A University of Alberta-led research team has determined that the mountain pine beetle has invaded jack pine forests in Alberta, opening up the possibility for an infestation that could stretch across the Prairies and keep moving east towards the Atlantic. . A group of U of A tree biologists and geneticists discovered that, as the mountain pine beetle spread eastward from central British Columbia, it successfully jumped species from its main host, the lodgepole pine, to the jack pine. Jack pine is the dominant pine species in Canada's boreal forest, which stretches east from Alberta all the way to the Maritime provinces.
The beetle first crossed a wide swath of forest where lodgepole pine and jack pine interbreed to create hybrids trees. Telling pure jack pine trees apart from hybrid trees is tricky, but the U of A researchers used molecular markers to conclusively show that the attacked trees are indeed jack pine.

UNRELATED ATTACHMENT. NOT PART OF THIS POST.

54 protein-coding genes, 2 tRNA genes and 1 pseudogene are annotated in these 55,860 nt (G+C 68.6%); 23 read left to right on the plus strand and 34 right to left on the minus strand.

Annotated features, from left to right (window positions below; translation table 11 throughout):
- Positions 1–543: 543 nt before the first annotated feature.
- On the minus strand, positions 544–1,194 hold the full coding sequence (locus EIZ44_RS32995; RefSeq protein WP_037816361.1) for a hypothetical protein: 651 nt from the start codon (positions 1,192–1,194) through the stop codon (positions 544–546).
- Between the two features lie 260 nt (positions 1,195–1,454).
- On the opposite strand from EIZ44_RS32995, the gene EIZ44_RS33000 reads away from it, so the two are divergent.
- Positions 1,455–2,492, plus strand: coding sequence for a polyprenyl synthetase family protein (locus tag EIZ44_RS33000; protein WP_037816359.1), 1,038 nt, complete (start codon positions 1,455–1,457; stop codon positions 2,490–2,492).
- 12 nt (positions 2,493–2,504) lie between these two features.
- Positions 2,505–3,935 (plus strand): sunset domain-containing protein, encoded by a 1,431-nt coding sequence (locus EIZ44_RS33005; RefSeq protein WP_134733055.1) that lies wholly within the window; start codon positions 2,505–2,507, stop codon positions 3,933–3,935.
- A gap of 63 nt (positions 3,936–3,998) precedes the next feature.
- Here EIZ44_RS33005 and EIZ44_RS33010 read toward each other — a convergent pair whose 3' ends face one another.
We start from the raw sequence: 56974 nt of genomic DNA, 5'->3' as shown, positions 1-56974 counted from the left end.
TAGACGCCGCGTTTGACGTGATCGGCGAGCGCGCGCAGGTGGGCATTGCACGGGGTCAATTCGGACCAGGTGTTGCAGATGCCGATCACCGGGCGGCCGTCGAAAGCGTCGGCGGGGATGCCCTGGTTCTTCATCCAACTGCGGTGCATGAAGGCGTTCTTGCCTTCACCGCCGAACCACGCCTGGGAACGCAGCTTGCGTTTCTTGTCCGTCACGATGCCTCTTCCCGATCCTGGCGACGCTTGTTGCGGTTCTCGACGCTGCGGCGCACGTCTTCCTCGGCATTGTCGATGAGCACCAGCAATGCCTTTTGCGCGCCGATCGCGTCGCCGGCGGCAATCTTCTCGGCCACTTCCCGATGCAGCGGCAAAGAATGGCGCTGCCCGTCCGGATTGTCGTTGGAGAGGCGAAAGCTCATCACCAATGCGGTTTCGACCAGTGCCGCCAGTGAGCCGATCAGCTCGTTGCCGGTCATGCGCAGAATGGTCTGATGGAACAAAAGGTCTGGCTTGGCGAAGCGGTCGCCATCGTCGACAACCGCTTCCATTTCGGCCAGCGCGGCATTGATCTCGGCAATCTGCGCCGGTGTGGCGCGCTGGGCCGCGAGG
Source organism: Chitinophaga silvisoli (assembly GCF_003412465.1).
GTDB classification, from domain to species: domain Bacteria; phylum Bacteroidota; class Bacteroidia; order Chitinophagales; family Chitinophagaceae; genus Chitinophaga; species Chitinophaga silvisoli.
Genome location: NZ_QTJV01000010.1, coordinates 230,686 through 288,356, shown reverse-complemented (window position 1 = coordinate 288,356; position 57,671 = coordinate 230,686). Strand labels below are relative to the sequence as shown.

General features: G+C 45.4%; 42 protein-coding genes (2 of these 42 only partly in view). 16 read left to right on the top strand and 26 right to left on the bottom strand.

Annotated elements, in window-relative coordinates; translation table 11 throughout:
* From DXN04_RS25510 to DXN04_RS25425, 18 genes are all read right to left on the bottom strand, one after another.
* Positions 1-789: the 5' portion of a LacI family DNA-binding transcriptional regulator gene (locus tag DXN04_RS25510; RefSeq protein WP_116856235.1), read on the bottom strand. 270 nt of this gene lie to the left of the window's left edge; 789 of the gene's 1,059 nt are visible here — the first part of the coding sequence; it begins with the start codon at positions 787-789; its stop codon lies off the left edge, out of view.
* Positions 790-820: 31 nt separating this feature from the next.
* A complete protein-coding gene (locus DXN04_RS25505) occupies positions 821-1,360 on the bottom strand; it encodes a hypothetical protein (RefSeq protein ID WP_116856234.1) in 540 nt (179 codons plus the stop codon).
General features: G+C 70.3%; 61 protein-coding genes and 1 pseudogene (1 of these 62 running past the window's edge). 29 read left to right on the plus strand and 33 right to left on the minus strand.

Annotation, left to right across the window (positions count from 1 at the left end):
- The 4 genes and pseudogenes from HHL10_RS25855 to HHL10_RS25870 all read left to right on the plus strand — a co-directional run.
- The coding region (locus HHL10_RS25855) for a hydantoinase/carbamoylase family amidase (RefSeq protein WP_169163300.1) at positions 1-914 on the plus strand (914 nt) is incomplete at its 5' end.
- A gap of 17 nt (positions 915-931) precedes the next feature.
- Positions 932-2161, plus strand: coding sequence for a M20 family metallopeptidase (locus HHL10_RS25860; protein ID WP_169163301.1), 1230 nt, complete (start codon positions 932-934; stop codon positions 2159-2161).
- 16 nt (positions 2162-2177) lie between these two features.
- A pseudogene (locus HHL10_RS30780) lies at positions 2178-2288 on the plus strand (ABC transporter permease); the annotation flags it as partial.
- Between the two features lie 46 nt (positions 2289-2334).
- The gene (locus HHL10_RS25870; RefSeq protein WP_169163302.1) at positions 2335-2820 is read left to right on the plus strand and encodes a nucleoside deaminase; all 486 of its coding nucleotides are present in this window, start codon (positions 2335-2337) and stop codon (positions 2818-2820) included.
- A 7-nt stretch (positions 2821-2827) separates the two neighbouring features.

U of A researchers teamed up with Alberta Sustainable Resources Development to track the progress of the mountain pine beetle infestation across the province. The insects have been found in jack pines as far east in Alberta as Slave Lake, which is 200 kilometres north of Edmonton.
Mountain pine beetles are about the size of a grain of rice. The hard-shelled insects spread by flying and with the aid of wind currents. Researchers currently have no estimate for the speed at which the insect might continue to spread eastward.
The research will be published April 4 in the journal, Molecular Ecology. This research was conducted by the Tria project (www.thetriaproject.ca), and is funded by the Government of Alberta through Genome Alberta and through Genome British Columbia and Genome Canada.
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